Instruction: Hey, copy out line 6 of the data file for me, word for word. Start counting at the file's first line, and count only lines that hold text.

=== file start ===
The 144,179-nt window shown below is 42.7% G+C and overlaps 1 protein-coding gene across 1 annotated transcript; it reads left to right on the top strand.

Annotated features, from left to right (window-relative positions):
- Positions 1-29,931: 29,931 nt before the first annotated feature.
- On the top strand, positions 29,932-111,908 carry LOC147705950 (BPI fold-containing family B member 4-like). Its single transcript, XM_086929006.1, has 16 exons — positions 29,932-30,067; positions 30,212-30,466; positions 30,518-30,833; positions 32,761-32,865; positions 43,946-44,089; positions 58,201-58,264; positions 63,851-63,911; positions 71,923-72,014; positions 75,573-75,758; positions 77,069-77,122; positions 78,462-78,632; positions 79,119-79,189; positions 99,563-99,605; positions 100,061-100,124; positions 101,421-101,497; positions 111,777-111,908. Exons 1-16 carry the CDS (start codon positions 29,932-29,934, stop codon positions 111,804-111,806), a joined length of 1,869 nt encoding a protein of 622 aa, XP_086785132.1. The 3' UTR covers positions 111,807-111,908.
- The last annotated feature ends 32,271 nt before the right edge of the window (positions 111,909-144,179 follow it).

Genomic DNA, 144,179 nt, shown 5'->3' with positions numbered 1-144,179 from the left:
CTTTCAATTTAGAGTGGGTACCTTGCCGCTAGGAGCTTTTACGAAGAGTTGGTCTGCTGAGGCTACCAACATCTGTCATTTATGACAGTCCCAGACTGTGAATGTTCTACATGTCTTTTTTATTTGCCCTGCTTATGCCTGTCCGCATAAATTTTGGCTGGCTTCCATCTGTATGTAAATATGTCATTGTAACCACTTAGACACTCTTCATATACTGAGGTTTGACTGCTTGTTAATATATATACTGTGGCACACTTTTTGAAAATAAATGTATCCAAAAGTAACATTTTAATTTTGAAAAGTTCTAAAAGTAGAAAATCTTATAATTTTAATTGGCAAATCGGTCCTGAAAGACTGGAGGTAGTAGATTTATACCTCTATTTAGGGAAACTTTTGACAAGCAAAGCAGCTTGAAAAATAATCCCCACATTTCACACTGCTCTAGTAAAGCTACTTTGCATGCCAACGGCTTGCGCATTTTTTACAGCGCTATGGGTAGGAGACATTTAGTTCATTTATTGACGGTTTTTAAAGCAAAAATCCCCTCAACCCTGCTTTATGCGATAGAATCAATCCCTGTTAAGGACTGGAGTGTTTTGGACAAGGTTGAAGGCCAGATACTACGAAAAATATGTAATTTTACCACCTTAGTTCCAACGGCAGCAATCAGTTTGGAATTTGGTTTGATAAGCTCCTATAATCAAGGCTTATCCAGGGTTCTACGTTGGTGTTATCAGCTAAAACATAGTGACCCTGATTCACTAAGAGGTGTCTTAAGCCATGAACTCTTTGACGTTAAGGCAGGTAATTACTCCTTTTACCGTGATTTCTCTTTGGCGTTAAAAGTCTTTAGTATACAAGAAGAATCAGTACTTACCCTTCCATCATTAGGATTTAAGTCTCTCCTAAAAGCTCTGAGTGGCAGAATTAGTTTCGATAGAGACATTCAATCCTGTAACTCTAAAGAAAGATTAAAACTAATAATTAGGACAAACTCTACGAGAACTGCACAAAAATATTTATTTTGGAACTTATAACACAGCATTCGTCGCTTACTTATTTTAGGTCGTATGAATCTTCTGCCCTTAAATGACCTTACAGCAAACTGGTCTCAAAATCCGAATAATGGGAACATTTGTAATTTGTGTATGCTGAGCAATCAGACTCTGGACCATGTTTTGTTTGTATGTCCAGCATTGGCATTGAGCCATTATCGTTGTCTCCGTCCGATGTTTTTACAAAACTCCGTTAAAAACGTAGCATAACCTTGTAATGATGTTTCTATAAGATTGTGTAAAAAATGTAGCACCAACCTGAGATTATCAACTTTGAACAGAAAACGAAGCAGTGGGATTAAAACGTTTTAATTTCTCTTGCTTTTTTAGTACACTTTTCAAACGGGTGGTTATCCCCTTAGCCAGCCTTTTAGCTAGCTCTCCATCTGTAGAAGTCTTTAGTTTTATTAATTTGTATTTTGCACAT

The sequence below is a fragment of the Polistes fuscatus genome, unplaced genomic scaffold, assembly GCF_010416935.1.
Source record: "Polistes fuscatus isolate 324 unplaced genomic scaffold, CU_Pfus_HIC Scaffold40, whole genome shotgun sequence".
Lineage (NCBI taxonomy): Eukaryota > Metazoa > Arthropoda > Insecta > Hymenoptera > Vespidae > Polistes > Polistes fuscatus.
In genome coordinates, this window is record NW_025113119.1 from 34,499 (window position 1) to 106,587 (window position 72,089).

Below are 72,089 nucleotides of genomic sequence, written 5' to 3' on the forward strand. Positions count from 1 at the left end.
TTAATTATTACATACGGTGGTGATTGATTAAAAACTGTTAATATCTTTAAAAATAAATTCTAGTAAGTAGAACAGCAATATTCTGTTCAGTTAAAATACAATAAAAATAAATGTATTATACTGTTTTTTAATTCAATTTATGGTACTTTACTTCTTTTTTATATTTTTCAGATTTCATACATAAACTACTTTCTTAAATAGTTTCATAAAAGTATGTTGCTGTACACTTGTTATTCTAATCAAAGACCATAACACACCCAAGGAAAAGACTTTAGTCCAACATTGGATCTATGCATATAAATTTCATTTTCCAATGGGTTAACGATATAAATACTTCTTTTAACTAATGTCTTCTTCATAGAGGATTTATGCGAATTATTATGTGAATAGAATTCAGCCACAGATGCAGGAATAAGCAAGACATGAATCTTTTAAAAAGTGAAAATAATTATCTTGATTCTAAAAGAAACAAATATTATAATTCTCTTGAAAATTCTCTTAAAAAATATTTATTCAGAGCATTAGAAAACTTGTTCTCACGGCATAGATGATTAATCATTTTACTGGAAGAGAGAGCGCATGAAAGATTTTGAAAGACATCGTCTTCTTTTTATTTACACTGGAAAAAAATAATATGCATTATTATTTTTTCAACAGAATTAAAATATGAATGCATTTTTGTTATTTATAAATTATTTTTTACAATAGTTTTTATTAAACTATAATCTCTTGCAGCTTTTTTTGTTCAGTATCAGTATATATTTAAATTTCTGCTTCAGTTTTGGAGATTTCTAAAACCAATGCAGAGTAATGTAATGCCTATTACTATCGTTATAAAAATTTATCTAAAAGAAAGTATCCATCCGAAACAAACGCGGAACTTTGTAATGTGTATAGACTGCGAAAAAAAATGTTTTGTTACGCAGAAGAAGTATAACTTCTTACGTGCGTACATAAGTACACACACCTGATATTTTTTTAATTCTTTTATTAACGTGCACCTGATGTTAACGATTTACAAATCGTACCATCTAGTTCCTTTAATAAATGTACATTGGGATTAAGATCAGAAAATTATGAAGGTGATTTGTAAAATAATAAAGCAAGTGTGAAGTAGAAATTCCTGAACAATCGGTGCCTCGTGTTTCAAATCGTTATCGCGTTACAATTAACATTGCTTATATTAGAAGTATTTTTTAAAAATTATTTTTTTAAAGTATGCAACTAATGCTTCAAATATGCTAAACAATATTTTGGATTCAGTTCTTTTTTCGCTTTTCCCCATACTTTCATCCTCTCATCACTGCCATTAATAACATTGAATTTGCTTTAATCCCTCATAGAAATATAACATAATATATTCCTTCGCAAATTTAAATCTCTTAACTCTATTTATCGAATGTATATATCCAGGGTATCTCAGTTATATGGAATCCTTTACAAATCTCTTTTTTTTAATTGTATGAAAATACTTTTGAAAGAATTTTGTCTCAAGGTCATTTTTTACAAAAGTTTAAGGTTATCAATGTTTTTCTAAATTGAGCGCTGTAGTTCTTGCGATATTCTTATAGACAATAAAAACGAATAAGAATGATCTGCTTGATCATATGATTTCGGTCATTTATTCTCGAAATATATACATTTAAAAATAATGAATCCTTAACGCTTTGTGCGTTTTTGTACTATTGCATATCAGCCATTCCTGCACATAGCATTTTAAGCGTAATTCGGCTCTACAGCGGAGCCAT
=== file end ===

Genomic DNA, 144,179 nt, shown 5'->3' with positions numbered 1-144,179 from the left: